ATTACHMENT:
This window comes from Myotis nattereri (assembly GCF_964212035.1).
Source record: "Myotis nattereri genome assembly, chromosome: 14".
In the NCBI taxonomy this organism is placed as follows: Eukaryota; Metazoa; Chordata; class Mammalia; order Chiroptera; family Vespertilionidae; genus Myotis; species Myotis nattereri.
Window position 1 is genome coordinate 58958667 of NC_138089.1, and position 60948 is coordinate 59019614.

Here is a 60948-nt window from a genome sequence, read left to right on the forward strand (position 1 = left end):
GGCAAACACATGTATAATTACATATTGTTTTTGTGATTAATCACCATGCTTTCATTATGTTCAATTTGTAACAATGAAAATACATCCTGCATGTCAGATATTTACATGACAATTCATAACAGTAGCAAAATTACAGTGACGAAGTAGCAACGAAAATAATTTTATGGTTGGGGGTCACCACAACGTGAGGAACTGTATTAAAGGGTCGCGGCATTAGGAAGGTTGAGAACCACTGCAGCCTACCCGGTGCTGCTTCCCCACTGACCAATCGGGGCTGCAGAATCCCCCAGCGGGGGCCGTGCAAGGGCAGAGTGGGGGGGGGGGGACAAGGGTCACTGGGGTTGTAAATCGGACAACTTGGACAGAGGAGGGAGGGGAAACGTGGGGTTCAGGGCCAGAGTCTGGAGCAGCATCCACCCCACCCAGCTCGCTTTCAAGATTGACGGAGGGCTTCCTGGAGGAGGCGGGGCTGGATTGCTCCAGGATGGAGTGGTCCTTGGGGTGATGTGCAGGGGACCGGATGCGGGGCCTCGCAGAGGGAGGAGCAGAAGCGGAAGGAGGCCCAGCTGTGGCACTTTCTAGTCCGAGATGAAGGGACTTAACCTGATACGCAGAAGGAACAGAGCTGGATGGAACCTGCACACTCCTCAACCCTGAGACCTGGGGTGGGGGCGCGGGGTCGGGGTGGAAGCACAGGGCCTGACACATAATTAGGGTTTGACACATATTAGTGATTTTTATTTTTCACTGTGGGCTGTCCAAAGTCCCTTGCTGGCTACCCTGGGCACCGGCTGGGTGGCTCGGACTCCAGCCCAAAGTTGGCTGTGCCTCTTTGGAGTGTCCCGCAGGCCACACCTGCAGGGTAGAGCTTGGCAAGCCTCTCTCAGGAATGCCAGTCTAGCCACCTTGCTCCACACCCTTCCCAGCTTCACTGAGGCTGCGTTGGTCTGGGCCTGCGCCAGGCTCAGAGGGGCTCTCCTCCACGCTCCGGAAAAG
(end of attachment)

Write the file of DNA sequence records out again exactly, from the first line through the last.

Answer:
This window comes from Myotis nattereri (assembly GCF_964212035.1).
Source record: "Myotis nattereri genome assembly, chromosome: 14".
In the NCBI taxonomy this organism is placed as follows: Eukaryota; Metazoa; Chordata; class Mammalia; order Chiroptera; family Vespertilionidae; genus Myotis; species Myotis nattereri.
Window position 1 is genome coordinate 58958667 of NC_138089.1, and position 60948 is coordinate 59019614.

Here is a 60948-nt window from a genome sequence, read left to right on the forward strand (position 1 = left end):
GGCAAACACATGTATAATTACATATTGTTTTTGTGATTAATCACCATGCTTTCATTATGTTCAATTTGTAACAATGAAAATACATCCTGCATGTCAGATATTTACATGACAATTCATAACAGTAGCAAAATTACAGTGACGAAGTAGCAACGAAAATAATTTTATGGTTGGGGGTCACCACAACGTGAGGAACTGTATTAAAGGGTCGCGGCATTAGGAAGGTTGAGAACCACTGCAGCCTACCCGGTGCTGCTTCCCCACTGACCAATCGGGGCTGCAGAATCCCCCAGCGGGGGCCGTGCAAGGGCAGAGTGGGGGGGGGGGGACAAGGGTCACTGGGGTTGTAAATCGGACAACTTGGACAGAGGAGGGAGGGGAAACGTGGGGTTCAGGGCCAGAGTCTGGAGCAGCATCCACCCCACCCAGCTCGCTTTCAAGATTGACGGAGGGCTTCCTGGAGGAGGCGGGGCTGGATTGCTCCAGGATGGAGTGGTCCTTGGGGTGATGTGCAGGGGACCGGATGCGGGGCCTCGCAGAGGGAGGAGCAGAAGCGGAAGGAGGCCCAGCTGTGGCACTTTCTAGTCCGAGATGAAGGGACTTAACCTGATACGCAGAAGGAACAGAGCTGGATGGAACCTGCACACTCCTCAACCCTGAGACCTGGGGTGGGGGCGCGGGGTCGGGGTGGAAGCACAGGGCCTGACACATAATTAGGGTTTGACACATATTAGTGATTTTTATTTTTCACTGTGGGCTGTCCAAAGTCCCTTGCTGGCTACCCTGGGCACCGGCTGGGTGGCTCGGACTCCAGCCCAAAGTTGGCTGTGCCTCTTTGGAGTGTCCCGCAGGCCACACCTGCAGGGTAGAGCTTGGCAAGCCTCTCTCAGGAATGCCAGTCTAGCCACCTTGCTCCACACCCTTCCCAGCTTCACTGAGGCTGCGTTGGTCTGGGCCTGCGCCAGGCTCAGAGGGGCTCTCCTCCACGCTCCGGAAAAG